Viewing articles tagged with 'New York'
The Kitchen, 512 W 19th St, New York, NY 10011, USA
Initially I see and hear numerous bodies on screen; speaking, gesturing, rolling, walking, running, returning and repeating. But the space I inhabit, is absent of any consciously performing bodies. This exhibition is not ‘of’ performance, rather it invites thought on how performance and the performer can be positioned to challenge current inequality, oppression and false-truths. Cicely Farrer reviews
Whitney Museum of American Art, 99 Gansevoort Street, New York, NY 10014
The 78th instalment of the Whitney Biennial for 2017 - which always aims for the zeitgeist and the seminal - opens at a time of crisis not only in the United States, but around the world. Review by Arthur Ivan Bravo
Bodega, 167 Rivington Street, Lower Level East, New York
Today there are many critical voices calling for America to look carefully at the political landscape of Europe in the interwar years. Hannah Black’s second solo exhibition in America, ‘Soc or Barb,’ uses an abridged citation of the communist philosopher and activist Rosa Luxemburg to remind her audience of a previous political precipice, the failed 1918 German Revolution. Review by Alexandra Symons Sutcliffe.
The Jewish Museum, 1109 5th Ave at 92nd St, New York
‘Take Me (I’m Yours),’ the star-studded group show currently on view at The Jewish Museum in New York, is the third iteration of an exhibition held at London’s Serpentine Galleries in 1995. Review by Arthur Ivan Bravo.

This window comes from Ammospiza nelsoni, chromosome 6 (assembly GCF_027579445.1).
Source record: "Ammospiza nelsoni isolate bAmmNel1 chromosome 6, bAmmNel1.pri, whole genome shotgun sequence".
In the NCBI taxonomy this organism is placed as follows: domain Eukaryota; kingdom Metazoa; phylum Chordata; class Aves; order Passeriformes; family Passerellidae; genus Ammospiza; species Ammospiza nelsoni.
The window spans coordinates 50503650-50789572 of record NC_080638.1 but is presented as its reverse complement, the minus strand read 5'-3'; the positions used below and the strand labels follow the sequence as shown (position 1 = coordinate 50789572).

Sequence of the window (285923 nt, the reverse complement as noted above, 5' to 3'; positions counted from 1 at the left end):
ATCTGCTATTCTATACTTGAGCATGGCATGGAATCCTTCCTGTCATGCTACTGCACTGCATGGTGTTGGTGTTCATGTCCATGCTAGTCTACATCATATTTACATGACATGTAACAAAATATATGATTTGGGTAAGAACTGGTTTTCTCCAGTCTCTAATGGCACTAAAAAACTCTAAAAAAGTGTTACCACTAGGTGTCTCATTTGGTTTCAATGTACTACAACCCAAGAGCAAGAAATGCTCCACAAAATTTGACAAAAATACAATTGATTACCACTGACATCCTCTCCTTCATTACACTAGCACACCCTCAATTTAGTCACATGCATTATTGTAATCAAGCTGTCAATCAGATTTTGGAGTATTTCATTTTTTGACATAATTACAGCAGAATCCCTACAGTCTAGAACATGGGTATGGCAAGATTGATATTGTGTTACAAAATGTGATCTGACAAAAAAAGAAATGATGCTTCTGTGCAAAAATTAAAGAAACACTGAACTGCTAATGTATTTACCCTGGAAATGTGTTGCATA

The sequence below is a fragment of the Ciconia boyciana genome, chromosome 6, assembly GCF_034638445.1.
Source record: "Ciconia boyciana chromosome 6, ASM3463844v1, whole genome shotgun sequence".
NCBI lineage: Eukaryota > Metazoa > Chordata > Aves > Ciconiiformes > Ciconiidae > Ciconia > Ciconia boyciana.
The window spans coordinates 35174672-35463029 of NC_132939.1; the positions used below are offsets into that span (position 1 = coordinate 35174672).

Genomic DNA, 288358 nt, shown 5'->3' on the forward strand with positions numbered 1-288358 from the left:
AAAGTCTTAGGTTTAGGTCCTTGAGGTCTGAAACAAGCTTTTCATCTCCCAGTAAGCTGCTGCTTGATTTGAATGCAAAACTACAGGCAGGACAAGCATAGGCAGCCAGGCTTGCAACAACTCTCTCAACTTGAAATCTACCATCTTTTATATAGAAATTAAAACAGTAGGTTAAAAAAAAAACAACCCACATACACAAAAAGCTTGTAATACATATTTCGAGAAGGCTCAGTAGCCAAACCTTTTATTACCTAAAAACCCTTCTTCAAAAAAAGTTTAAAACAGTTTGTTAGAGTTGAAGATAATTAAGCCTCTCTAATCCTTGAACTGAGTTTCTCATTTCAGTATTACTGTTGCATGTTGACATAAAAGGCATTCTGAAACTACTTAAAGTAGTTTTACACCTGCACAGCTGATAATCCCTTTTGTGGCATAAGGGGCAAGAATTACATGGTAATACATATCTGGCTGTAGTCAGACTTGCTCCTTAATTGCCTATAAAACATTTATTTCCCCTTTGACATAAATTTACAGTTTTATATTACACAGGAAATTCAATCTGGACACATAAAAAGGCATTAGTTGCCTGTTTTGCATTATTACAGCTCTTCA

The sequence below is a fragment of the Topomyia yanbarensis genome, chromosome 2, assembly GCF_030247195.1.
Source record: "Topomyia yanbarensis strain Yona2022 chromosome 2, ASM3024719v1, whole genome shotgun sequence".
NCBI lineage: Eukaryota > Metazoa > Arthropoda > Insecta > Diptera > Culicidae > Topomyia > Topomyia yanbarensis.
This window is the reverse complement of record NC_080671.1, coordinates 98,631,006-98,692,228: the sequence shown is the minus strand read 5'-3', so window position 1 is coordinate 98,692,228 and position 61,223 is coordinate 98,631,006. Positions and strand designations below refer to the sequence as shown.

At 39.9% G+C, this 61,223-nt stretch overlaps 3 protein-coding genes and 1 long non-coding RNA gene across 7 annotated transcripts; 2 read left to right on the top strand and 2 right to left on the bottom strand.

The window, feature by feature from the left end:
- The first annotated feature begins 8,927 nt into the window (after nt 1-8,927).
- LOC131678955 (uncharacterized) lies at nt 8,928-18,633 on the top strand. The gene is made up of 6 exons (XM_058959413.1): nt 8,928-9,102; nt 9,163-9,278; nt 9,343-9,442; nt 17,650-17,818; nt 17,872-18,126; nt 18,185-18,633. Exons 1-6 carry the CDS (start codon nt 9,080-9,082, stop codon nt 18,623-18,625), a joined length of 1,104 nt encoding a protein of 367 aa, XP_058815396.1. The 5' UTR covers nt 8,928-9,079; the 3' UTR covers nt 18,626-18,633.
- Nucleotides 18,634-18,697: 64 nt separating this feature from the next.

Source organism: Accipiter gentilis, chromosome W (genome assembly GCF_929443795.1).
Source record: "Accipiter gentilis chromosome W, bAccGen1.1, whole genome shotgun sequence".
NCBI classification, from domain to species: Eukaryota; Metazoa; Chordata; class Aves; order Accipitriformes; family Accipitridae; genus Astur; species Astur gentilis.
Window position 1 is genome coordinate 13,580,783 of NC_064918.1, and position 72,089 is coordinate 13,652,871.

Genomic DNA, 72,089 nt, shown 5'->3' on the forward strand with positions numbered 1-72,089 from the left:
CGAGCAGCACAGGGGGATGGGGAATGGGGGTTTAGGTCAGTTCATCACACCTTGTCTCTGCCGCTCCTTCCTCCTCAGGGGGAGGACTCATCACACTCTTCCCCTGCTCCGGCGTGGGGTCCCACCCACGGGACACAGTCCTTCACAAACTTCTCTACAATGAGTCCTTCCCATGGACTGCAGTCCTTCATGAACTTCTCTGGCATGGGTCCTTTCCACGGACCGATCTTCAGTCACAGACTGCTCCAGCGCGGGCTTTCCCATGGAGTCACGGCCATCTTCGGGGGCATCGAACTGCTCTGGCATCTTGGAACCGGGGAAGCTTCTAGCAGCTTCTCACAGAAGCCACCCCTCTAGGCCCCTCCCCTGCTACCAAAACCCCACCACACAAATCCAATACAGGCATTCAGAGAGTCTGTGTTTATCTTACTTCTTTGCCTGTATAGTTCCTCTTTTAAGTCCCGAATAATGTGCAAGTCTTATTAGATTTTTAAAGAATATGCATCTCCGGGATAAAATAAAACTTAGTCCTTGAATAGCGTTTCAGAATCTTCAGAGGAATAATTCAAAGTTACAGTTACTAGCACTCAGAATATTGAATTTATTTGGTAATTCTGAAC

New Museum 235 BOWERY NEW YORK NY 10002 US
Over the past thirty years, Rist (b. 1962) has achieved international renown as a pioneer of video art and multimedia installations. Her mesmerizing works envelop viewers in sensual, vibrantly colored kaleidoscopic projections that fuse the natural world with the technological sublime.
bitforms gallery, 131 Allen Street, New York
The Choice Is Yours consists of a series of mechanical voting machines from the forties, fifties, and sixties. Repurposing and building upon these machines, R. Luke DuBois questions individual agency, from the choices we make in our daily lives to those that constitute the “world’s greatest democracy.”
Bortolami, 520 W 20th Street New York, NY 10011
Caitlin Keogh's first solo exhibition ‘Loose Ankles’ at Bortolami, readily displays the ongoing inspiration she continues to find in the themes of femininity, anxiety, minimalism and juxtaposition, the bodily form as subject, fashion and advertising literature, and the historical juncture between textiles and design. Review by Arthur Bravo
SculptureCenter, 44-19 Purves St, Long Island City, NY 11101
Leslie Hewitt’s new exhibition at the SculptureCenter in Queens, New York, is surprising for its spartan modesty, a quietude that highlights both the riveting intellect and powerful emotional current of her work. Review by Liam Hess
247365 , 57 Stanton Street, NY, NY, 10002
Jon Pilkington employs failure as a strategy for success, routinely revisiting early motifs until any suggestion of clear hierarchy can reasonably be questioned. These repeated moves promise to remain un-finished, following a trajectory that picks up new traditions along the way and adding to an ever growing ancestry of the artist’s vocabulary.
Johannes Vogt Gallery, 55 Chrystie Street Suite 202, New York, NY 10002
Mark Horowitz approaches painting from a cinematographic standpoint, similar to the process of video making — from creative writing and mood boards, to casting, location scouting, propping, dialogue adaptation, establishing mise-en-scène, improvisation and editing — he chooses characters and backgrounds of display that fluctuate between landscapes, interiors and still lifes while enacting personas that could range from anywhere between Greek goddesses to the weather man.
New Museum, 235 Bowery, New York, NY 10002
Participants are required to imagine their own reasons for the objects being chosen for the show rather than it being made clear why they were included. 'A Pot for a Latch' is an Internet of 'things' predicated upon community and storytelling instead of explicit information. Review by Dylan Schenker